The what's next is always going to be what our staff feels should be next based on the responses we received from our students, based on the reflection that we've had amongst ourselves and with our students. And after we've fleshed everything out and decided, okay, this is our next step. And I don't know if that makes sense. But I think what happens too often is, the same as a teacher with a lesson plan, right? So often we have these principal plans will be site plans that give you step A through Z, and you almost feel like there's no margin for error in those steps. You almost feel like there's no flexibility. You almost feel like there's no time, right? Like everything has to get done A through Z. We don't believe that's what learning is. Right? And I've heard that cookie cutter thing at schools, well we should walk into classroom one and then walk into classroom two and see the exact same thing.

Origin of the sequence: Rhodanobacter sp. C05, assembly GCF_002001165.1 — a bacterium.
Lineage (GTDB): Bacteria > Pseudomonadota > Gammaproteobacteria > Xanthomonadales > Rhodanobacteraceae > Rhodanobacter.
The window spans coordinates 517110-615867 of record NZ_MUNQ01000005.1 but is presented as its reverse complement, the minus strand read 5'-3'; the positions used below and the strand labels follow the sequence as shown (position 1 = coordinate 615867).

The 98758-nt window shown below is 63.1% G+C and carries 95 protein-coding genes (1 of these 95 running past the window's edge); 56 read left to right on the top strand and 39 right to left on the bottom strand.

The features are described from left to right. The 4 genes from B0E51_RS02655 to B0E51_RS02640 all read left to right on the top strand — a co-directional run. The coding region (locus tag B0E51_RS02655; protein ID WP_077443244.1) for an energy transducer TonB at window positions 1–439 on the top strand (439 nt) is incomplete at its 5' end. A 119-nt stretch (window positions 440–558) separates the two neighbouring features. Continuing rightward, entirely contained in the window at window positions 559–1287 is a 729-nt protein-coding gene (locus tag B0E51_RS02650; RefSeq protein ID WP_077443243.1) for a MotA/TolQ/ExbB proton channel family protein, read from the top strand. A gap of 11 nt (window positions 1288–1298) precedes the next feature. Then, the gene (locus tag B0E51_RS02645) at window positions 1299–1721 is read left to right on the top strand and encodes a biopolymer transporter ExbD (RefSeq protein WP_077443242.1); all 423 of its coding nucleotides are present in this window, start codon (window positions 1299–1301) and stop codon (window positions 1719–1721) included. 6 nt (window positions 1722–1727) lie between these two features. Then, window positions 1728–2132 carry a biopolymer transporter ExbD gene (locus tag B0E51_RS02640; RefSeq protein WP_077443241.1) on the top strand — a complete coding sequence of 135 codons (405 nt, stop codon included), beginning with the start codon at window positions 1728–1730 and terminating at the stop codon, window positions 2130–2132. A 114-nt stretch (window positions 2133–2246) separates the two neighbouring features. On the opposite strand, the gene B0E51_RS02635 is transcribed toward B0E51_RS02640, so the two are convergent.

Our response is like, really? Those are 35 different learners in each one of those classes, if you walk in and see the exact same thing, that scares me. Because I don't know how responsive that is to the learners that are sitting in that classroom. So we always have a skeleton type of plan, but there's always that room for reflection, for adjustment, for responding to the needs of our students, or responding to the needs of our community. Even responding to the environment. Right? I spoke to a parent the other day, who she was personally impacted by the riots of '92 in Los Angeles. Right? And now she's speaking to her children who are at home, and she's trying to make these connections, and her children and her children's friends who are all of our students or other students are saying, we didn't even know that there were '92 riots.